The deepest position group for the Texas Longhorns added another scholarship player on Tuesday with the move of redshirt sophomore linebacker Jaden Hullaby to running back, head coach Steve Sarkisian confirmed after Hullaby was spotted at his new position during a portion of practice open to the media.
“We moved him to running back today and we’re gonna do that here for the interim,” Sarkisian said. “I want to see what that looks like — he’s a big physical athlete.”
A 6’2, 237-pounder, Hullaby immediately becomes the biggest running back on the Texas roster at almost 20 pounds heavier than Roschon Johnson and 54 pounds heavier than Keilan Robinson.
“In our system, the running back position is critical and if we can find another guy — he’s built a little bit like Roschon that way — that can maybe develop into that role,” Sarkisian said.
How the Longhorns might actually use Hullaby wasn’t apparent from Sarkisian’s comments on Tuesday, as the Texas head coach declined to answer whether Hullaby might be used as a hybrid player capable of blocking as an H-back or even in the type of two-running back sets that wide receivers coach Brennan Marion liked to use in his Go-Go offense.
“Today he was at running back,” Sarkisian said.
Given the depth at the position — wide receiver Jordan Whittington justifiably called it the best running back room in the country — it’s not entirely clear what Hullaby adds beyond size. Texas had bigger running backs like Gabriel Watson and Daniel Young last year and never used them in short-yardage situations.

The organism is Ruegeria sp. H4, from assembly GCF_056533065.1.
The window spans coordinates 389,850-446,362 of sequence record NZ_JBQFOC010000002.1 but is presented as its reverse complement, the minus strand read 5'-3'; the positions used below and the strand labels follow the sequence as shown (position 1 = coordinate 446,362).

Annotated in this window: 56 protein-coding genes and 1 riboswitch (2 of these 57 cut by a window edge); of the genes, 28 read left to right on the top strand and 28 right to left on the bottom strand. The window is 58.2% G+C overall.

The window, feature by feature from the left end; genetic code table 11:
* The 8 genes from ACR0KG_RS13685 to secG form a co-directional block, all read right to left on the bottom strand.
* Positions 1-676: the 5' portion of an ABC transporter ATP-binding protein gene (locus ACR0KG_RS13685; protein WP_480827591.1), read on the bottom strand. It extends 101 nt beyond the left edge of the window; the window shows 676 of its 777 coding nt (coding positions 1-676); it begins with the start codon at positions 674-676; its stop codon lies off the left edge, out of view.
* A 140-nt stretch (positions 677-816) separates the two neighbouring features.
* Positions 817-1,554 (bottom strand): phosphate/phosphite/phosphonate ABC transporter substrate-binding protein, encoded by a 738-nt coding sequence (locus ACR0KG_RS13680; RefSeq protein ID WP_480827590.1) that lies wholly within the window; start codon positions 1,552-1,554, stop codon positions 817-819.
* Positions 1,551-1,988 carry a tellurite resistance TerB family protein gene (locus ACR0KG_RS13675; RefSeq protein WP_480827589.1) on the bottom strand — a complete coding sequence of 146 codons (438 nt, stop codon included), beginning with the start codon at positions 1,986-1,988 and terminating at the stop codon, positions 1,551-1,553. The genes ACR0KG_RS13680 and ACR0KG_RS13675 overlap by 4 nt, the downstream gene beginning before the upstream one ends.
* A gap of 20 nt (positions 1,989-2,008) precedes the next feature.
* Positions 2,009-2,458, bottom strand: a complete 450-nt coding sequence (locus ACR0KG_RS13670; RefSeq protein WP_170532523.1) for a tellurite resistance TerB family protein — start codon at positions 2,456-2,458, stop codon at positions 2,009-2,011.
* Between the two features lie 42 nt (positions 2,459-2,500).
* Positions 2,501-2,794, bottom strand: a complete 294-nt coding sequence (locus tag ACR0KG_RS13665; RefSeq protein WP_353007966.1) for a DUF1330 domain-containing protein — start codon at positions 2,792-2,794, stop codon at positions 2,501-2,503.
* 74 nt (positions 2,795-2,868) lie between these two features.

Perhaps the move is more of an admission of Hullaby’s lack of impact at linebacker.
A consensus three-star prospect in the 2020 recruiting class, Hullaby played quarterback and running back in high school, but was recruited as a linebacker and H-back by some schools despite projections that favored him at running back.
Hullaby spent the last two seasons at Texas playing linebacker, appearing in the final two games mostly on special teams as a freshman before failing to see the field in 2021 under the new coaching staff. This spring, there wasn’t any buzz around Hullaby despite the lack of inside linebackers on the roster and the move of former walk-on Jett Bush from the edge to the second level probably further buried Hullaby on the depth chart.
Aside from the intriguing potential of a hybrid role, Hullaby’s best fit may be as a short-yardage running back or someone with the height and mass to serve as an effective pass protector on third downs or shot plays.
It’s just hard to see him breaking into the rotation at running back with so much proven talent.